fig.set_dpi(300) # for higher quality plots
        df[['geometry', 'calls']].plot(column = 'calls', 
                                       cmap = 'YlOrRd',
                                       legend = True)
        ax.set_title(f'San Francisco 311 Call Counts per Neighborhood on {}', 
        img = self._fig_to_img_array(fig)
        return img     
    def _fig_to_img_array(self, fig):
        canvas = FigureCanvas(fig)
        width, height = fig.get_size_inches() * fig.get_dpi()
        img = np.frombuffer(canvas.tostring_rgb(), 
        img = img.reshape((int(height), int(width), 3))
        return img

    def _save_to_gif(self, figures, gif_name):
        imageio.mimsave(gif_name, figures, duration=1)

We can run the class like this:

gif_name = '311_calls_san_francisco_2020_daily.gif'
timelapse = Timelapse()
timelapse.create(sorted_geo_df, days, gif_name)

This is a lot to take in. So we'll go over it step by step:

  1. We initialise the Timelapse class
  2. We then call the create() method with our dataframe, the days to loop over, and the name of the gif. This will create our timelapse and save it as a gif.

The .create() method in more detail

def create(self, df, date_range, gif_name):
    figs = []
    for day in date_range:
        df_sub = df[df['incident_date'] == day]
        fig = self._create_plot(df_sub, day)

    self._save_to_gif(figs, gif_name)
  1. We first instantiate a figs list, to hold the arrays of our plotted figures.
  2. Then we start looping over our date_range and do the following:
    i.)  We subset the data to only include data from that day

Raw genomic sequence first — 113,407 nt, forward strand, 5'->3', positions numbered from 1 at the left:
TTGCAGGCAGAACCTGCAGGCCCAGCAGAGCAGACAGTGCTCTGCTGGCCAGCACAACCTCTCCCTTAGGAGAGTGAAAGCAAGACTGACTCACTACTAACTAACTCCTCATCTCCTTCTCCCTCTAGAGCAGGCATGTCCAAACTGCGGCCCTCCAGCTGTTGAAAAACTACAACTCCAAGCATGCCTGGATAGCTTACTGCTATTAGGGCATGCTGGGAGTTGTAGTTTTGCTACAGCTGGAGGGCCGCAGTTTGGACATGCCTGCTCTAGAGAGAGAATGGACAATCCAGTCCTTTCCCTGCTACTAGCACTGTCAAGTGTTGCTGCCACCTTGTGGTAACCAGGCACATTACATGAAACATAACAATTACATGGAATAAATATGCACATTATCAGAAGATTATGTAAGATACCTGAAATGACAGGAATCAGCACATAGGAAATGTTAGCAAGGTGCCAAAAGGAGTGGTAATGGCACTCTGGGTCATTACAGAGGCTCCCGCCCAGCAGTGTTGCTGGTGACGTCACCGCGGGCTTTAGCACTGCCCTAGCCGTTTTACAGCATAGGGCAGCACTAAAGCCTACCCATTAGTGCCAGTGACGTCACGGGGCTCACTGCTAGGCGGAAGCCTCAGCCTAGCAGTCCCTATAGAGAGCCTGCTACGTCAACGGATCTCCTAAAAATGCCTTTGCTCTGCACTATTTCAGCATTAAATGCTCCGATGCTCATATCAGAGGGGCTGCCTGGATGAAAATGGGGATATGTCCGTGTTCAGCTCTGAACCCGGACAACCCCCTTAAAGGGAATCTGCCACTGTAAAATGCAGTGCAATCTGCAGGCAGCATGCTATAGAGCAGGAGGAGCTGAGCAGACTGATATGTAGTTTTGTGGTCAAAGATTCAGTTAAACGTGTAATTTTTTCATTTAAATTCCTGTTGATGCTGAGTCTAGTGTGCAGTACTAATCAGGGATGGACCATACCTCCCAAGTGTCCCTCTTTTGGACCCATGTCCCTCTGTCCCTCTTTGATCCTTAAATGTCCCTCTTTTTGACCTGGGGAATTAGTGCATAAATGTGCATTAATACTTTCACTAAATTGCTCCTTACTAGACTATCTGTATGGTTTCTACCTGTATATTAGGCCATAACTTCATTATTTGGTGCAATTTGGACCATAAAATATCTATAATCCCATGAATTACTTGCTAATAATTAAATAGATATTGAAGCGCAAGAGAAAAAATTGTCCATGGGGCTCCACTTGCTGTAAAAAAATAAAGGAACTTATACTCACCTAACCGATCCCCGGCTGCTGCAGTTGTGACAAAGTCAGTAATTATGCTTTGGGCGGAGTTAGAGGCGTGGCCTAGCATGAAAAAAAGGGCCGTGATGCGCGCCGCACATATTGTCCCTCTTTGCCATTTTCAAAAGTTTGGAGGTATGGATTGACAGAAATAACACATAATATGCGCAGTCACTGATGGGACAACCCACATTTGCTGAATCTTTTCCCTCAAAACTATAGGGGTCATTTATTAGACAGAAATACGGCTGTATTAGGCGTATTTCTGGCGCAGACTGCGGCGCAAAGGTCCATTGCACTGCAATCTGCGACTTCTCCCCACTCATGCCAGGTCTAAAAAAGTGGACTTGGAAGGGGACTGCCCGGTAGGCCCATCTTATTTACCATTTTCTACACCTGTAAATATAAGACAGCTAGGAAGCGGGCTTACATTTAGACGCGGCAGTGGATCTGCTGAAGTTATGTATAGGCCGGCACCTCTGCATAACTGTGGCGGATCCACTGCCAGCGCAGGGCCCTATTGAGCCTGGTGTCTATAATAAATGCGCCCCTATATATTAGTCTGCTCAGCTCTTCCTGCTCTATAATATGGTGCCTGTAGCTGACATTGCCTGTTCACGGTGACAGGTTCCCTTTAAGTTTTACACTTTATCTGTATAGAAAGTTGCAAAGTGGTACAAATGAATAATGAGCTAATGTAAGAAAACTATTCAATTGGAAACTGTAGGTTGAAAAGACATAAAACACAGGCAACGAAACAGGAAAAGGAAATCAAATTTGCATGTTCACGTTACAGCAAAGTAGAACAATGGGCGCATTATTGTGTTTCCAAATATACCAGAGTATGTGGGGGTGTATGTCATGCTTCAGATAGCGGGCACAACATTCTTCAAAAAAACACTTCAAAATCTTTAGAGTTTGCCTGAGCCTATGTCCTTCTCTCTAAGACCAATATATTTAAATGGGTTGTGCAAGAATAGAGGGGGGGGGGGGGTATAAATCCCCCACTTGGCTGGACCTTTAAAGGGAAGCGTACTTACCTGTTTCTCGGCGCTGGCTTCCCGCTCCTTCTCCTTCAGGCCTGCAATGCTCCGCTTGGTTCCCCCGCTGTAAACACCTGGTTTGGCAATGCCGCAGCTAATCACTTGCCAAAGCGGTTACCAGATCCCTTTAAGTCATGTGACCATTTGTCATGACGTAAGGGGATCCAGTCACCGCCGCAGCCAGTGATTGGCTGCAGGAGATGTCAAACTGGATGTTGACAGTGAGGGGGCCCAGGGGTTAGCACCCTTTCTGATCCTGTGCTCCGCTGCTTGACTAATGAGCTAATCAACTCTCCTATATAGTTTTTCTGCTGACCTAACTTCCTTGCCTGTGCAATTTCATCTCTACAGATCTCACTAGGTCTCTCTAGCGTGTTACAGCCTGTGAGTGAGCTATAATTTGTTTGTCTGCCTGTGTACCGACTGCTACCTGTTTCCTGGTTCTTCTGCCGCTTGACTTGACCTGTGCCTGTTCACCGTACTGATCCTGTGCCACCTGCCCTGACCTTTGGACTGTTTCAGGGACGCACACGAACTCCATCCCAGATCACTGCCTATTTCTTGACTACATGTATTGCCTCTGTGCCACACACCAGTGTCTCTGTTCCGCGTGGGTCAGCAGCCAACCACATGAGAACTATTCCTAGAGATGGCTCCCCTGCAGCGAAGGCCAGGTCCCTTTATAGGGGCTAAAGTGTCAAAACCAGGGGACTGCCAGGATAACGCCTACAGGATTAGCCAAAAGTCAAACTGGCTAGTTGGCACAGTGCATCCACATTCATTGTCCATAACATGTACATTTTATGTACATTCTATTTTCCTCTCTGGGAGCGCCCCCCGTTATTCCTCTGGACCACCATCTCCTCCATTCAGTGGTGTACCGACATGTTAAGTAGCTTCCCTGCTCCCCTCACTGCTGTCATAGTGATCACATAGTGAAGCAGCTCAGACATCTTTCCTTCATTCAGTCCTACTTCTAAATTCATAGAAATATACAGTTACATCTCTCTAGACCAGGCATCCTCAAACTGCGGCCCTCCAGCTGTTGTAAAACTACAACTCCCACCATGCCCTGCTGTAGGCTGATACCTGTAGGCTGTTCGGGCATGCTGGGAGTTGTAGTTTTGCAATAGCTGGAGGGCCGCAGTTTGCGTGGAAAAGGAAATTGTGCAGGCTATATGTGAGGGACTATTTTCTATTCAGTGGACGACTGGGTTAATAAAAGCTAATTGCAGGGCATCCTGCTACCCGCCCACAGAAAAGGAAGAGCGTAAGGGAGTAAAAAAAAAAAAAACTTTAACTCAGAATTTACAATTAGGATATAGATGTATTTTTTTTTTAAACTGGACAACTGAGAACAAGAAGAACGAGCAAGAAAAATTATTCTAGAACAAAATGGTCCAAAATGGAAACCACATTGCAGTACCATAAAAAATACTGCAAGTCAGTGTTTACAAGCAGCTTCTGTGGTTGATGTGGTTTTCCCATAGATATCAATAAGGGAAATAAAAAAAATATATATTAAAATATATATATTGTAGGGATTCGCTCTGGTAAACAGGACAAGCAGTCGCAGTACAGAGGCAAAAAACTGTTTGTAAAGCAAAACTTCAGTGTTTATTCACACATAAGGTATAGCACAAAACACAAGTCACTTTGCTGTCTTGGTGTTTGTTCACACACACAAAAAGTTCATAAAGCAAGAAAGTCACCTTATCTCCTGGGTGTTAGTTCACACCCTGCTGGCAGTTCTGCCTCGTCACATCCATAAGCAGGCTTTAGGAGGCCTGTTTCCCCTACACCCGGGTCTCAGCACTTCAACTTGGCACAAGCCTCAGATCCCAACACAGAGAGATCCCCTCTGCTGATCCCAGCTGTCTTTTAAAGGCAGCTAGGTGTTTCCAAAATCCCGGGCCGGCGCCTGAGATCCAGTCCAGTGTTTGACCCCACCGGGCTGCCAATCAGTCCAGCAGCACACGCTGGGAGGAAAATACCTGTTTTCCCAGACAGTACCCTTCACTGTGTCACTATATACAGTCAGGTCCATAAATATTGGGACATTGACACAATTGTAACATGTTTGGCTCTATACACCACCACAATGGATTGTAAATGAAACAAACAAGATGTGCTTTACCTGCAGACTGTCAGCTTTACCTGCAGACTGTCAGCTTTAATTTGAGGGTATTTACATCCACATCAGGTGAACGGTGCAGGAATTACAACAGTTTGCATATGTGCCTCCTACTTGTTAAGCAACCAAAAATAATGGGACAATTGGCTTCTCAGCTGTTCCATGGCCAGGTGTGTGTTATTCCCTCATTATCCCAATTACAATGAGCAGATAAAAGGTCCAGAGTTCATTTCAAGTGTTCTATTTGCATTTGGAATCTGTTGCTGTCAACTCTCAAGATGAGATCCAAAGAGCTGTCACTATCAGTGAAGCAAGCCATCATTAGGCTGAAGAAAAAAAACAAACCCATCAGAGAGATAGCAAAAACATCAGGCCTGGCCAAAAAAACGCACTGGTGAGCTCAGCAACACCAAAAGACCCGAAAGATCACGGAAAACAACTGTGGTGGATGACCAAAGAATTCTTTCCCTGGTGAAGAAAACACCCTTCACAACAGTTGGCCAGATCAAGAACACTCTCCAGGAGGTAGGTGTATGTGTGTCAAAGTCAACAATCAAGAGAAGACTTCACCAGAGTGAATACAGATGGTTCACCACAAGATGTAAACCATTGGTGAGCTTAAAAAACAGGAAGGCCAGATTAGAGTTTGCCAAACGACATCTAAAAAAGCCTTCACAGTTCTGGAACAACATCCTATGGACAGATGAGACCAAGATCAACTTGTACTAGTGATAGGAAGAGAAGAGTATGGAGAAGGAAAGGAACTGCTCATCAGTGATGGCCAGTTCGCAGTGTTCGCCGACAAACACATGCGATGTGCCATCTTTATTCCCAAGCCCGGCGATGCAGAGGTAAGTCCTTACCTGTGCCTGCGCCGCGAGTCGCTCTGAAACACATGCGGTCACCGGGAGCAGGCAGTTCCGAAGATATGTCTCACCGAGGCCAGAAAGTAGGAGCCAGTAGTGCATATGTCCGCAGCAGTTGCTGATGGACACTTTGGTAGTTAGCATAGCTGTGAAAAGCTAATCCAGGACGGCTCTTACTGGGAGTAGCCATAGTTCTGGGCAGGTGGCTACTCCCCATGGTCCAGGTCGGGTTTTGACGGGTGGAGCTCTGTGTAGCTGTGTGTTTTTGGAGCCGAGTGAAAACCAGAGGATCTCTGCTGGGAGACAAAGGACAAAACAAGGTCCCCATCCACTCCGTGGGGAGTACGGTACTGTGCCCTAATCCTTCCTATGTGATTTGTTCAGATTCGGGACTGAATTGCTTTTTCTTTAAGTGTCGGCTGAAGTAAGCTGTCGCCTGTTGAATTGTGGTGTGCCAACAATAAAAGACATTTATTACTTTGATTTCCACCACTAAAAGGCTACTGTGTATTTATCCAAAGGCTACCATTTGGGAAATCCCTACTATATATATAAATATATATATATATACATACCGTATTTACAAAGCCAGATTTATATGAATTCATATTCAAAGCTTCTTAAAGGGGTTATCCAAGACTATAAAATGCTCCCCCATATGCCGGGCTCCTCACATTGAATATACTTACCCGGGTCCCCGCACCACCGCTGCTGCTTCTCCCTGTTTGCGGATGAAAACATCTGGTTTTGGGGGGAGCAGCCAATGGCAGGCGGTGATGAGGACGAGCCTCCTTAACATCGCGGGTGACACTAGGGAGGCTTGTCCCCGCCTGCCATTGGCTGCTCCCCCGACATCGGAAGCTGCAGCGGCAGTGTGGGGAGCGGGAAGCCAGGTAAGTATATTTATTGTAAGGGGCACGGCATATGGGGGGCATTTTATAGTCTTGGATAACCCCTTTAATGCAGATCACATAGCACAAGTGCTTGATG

ii.) We create a plot from that subset and we convert the figure to a Numpy array because that's what ImageIO likes to work with (otherwise you'd have to store it as a file first and then read it in as an array). Note, that this procedure is not super well-documented. This discussion was helpful to me in finding out how to convert the Matplotlib figure directly to a numpy 2D array.
    iii.) Finally, we store that array in our figs list.
  3. Once, we have all of our figures, we create a gif out of them. Using ImageIO's mimsave method, which expects figures to be a list of 2D arrays, one per image, we save the gif with a duration of 1 second between frames.

You can of course completely customise the time between frames to your own wishes. I prefer at least a second of time between frames so it's easier to see what's going on in the frames themselves.

The result

Without further ado, here's the result.

Note that we're displaying the absolute counts per neighborhood per day in this timelapse. Depending on the use case you may want to normalize the counts relative to the population (e.g. if you want to compare neighborhoods to buy a condo in and you don't want to live in a neighborhood with higher than average 311 calls).

If you simply need to know which area has the highest number of 311 calls (e.g. to determine which neighborhoods need more 311 responders), the absolute counts are what you need.

Now, obviously this is just a simple example. You can do so much more to improve it.

Small things that immediately come to mind: you could make the legend static, so it doesn't change across frames or you could highlight the neighborhoods with the highest number of calls even more, by increasing the contrast or adding annotations.

It's your turn now, go and make some cool timelapses! And if you do, don't forget to tag me on Twitter! I'd love to see what you come up with!

Let's keep in touch! 📫